Learn How to Tame the Voice in Your Head, Reduce Stress Without Losing Your Edge, and Find Self-Help that Actually Works.
Have you ever experienced anxiety? Perhaps you’ve experienced anxiety so crippling that you subsequently have a panic attack. Has this ever happened to you in front of millions of people? Well, it has to Dan Harris. After having a nationally televised panic attack, Dan knew it was time to make some change in his life. From then on, Dan began a journey seeking to quiet the incessant, insatiable voice inside his head. The internal narrator begins as soon as he wakes up and heckles him all day long. It’s the same voice that tells you to continue eating even when you’ve had enough and prompts you to lose your temper even when you know you shouldn’t. To help calm and control that voice, Dan Harris has turned to meditation. If you’re anything like Dan, you might be thinking that meditation is exclusively for “bearded swamis, unwashed hippies, and fans of John Tesh music.” But as Dan learned, meditation is for everyone and can have profound effects on both your mental and physical health. As you read, you’ll learn how meditation makes you more productive, why your ego is to blame when you lash out at your spouse, and how separating from your emotions will help you control your ego.
Find your life’s purpose by connecting with the earth.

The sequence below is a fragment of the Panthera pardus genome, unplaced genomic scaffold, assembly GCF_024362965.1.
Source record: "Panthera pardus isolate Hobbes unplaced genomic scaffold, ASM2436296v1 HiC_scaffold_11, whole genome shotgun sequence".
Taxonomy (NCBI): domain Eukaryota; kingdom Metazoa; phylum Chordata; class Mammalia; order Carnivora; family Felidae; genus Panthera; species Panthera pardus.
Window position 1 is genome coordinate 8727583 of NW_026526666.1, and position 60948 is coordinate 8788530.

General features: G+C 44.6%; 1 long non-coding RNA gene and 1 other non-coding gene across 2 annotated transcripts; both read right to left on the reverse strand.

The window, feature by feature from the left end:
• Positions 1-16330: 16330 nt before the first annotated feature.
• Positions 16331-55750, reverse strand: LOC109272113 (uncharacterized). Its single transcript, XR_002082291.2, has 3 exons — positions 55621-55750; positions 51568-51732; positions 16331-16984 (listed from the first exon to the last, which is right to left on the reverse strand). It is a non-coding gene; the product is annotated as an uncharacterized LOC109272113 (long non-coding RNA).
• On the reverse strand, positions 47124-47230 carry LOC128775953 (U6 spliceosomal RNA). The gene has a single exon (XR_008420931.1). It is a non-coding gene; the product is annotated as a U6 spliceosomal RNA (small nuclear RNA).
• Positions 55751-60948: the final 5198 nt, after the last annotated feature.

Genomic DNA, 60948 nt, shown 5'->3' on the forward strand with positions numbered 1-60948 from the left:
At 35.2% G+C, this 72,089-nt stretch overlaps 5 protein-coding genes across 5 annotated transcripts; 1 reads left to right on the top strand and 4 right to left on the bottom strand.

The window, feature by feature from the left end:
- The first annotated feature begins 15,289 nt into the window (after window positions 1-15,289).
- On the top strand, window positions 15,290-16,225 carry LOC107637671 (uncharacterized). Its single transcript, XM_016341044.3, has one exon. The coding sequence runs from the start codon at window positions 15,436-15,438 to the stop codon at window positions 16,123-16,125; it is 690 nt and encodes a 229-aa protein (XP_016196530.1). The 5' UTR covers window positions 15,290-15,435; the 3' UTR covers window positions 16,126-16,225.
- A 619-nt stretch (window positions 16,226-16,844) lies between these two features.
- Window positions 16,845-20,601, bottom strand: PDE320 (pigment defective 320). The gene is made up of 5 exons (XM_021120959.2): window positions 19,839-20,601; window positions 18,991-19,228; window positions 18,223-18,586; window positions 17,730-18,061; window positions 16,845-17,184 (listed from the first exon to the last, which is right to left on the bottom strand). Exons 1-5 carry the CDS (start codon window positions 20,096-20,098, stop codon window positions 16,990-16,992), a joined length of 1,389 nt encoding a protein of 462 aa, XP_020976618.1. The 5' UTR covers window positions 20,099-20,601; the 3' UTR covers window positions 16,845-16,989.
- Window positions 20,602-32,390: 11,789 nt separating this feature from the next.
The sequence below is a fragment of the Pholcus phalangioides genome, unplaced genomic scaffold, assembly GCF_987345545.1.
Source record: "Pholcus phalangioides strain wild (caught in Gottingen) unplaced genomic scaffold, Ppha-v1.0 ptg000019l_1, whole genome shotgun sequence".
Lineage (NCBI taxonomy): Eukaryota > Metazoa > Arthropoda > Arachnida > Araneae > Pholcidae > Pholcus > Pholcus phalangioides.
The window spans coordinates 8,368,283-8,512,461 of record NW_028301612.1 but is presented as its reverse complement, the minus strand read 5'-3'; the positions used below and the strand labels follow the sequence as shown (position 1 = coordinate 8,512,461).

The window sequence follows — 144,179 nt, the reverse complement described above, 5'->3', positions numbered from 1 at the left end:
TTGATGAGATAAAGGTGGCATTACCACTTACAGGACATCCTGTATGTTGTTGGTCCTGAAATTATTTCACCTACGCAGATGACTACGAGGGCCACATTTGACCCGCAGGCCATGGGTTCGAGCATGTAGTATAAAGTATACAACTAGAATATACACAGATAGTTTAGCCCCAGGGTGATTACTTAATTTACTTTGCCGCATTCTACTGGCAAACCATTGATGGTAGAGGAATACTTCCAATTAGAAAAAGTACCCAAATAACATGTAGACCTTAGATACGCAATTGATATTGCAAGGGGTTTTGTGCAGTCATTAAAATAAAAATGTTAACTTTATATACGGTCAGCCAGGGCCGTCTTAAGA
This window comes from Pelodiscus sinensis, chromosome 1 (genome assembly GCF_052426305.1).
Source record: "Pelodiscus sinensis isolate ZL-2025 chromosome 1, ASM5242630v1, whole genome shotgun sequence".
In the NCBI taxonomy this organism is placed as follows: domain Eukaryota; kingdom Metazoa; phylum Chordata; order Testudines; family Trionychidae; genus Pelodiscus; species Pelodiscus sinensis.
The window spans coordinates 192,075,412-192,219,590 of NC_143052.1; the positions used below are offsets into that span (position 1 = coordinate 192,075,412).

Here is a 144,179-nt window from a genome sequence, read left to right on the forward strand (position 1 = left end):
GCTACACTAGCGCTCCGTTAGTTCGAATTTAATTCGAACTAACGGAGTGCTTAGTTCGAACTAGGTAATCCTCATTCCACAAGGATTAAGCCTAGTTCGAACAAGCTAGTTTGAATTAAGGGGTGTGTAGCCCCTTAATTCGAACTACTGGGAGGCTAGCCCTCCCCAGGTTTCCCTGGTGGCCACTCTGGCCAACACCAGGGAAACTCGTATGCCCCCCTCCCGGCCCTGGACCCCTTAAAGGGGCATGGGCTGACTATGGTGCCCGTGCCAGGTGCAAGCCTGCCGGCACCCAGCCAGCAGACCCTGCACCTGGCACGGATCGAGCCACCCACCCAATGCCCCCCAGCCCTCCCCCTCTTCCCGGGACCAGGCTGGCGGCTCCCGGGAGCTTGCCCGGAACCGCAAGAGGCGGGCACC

What’s your life’s purpose? Figuring out the answer to that question is a pretty tall order and most people spend their entire life trying to figure that out. But by engaging with the teachings of author and spiritual leader Eckhart Tolle, you can learn how to transcend the petty anxieties, fears, and flaws that control our everyday existence. And by learning to heal your own internal conflicts, you can even discover the secret to achieving world peace.
Learn the simple ways to keep little things from taking over your entire life.
In today’s modern world, we find ourselves running around stressing about seemingly unimportant things. When was the last time you were angered by a comment someone made? A long line you had to stand in? A traffic jam? A Facebook post? Despite our busy lives, we continue to sweat the small stuff and add unnecessary stress. This stress becomes a vicious cycle as we find ourselves angry and resentful when things don’t go our way or when people don’t think like us. We become too focused on the imperfections of ourselves and others that we forget to focus on the important aspects of life. So if you’re looking to slow down in this fast-paced world and disengage from stress and anger, then Don’t Sweat the Small Stuff will teach you how to find inner peace and enjoy life despite our endless problems and stresses. As you read, you’ll learn why perfection is dangerous, why being right doesn’t always mean being happy, and why yoga is important for your mental and physical wellbeing.
Happy Ever After (2018) invites readers to deconstruct the social pressures which mold our lives.
Exploring the societal pressure to pursue the “right” career, or get married by a certain age, or have a certain amount of children, Happy Ever After unpacks the desires that we’re taught to have and questions their ability to facilitate genuine happiness. Arguing that many of these have desires have been impressed upon us by others, Paul Dolan asks us to look inward and determine whether the goals we’re pursuing are truly our own and provides actionable steps for discovering personal fulfillment.
How to be Alone challenges our fear of solitude by daring us to cut through the noise of our everyday lives and spend just a few moments on our own. Proving that solitude isn’t so scary, Sara Maitland’s breakthrough how-to guide will show you how to become your most amazing self by embracing individuality through solitude.